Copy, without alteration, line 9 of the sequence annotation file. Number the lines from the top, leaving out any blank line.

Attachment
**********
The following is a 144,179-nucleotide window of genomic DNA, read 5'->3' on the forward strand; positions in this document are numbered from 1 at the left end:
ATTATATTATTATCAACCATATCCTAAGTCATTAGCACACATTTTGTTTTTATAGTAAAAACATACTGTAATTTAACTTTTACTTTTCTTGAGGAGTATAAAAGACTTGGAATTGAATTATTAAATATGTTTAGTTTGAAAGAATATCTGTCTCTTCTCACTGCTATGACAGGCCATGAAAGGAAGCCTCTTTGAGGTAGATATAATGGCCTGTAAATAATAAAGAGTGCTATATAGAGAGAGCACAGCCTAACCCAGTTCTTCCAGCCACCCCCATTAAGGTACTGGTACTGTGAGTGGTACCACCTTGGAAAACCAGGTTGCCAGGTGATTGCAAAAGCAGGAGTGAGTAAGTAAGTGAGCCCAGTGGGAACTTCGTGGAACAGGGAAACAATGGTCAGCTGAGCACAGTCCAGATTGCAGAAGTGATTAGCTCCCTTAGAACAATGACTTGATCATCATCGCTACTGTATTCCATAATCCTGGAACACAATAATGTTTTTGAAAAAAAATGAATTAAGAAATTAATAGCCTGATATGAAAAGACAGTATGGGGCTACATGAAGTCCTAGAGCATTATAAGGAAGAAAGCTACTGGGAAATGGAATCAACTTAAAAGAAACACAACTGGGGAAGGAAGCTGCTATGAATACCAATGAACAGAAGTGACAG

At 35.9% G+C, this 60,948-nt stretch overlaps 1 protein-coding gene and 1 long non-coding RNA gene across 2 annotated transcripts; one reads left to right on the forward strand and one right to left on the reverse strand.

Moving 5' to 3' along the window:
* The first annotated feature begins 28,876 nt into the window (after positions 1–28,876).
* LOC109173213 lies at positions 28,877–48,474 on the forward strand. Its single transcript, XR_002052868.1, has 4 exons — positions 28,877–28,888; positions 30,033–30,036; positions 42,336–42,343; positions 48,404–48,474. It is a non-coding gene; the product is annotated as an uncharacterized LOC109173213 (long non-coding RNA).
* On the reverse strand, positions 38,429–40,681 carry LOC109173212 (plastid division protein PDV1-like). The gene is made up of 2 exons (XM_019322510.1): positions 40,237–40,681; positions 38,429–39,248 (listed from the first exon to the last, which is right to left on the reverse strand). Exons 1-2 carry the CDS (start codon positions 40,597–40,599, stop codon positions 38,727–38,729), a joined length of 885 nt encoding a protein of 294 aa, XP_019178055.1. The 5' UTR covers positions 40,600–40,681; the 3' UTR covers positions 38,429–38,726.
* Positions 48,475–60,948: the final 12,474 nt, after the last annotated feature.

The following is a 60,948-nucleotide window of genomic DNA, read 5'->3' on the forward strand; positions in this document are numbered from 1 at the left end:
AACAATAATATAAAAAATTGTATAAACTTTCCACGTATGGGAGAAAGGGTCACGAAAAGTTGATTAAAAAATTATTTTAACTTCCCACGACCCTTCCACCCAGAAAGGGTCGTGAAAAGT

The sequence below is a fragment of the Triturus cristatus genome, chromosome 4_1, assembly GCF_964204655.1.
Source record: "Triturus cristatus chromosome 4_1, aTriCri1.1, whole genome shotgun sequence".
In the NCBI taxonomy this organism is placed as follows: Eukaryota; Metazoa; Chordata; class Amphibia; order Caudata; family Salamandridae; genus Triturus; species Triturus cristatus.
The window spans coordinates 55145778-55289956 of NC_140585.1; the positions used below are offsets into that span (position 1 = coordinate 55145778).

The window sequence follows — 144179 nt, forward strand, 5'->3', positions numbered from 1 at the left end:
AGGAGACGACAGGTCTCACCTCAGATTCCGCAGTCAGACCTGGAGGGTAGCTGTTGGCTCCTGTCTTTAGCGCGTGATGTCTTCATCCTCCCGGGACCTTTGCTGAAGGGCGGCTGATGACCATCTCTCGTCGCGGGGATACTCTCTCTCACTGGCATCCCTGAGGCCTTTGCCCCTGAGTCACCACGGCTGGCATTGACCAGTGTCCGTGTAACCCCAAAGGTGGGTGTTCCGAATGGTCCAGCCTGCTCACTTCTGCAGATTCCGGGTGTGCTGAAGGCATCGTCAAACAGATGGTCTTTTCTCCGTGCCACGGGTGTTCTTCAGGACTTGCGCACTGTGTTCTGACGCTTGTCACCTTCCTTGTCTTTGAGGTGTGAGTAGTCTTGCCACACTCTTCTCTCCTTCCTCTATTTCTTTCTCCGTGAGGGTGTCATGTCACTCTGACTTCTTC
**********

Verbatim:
The following is a 60,948-nucleotide window of genomic DNA, read 5'->3' on the forward strand; positions in this document are numbered from 1 at the left end: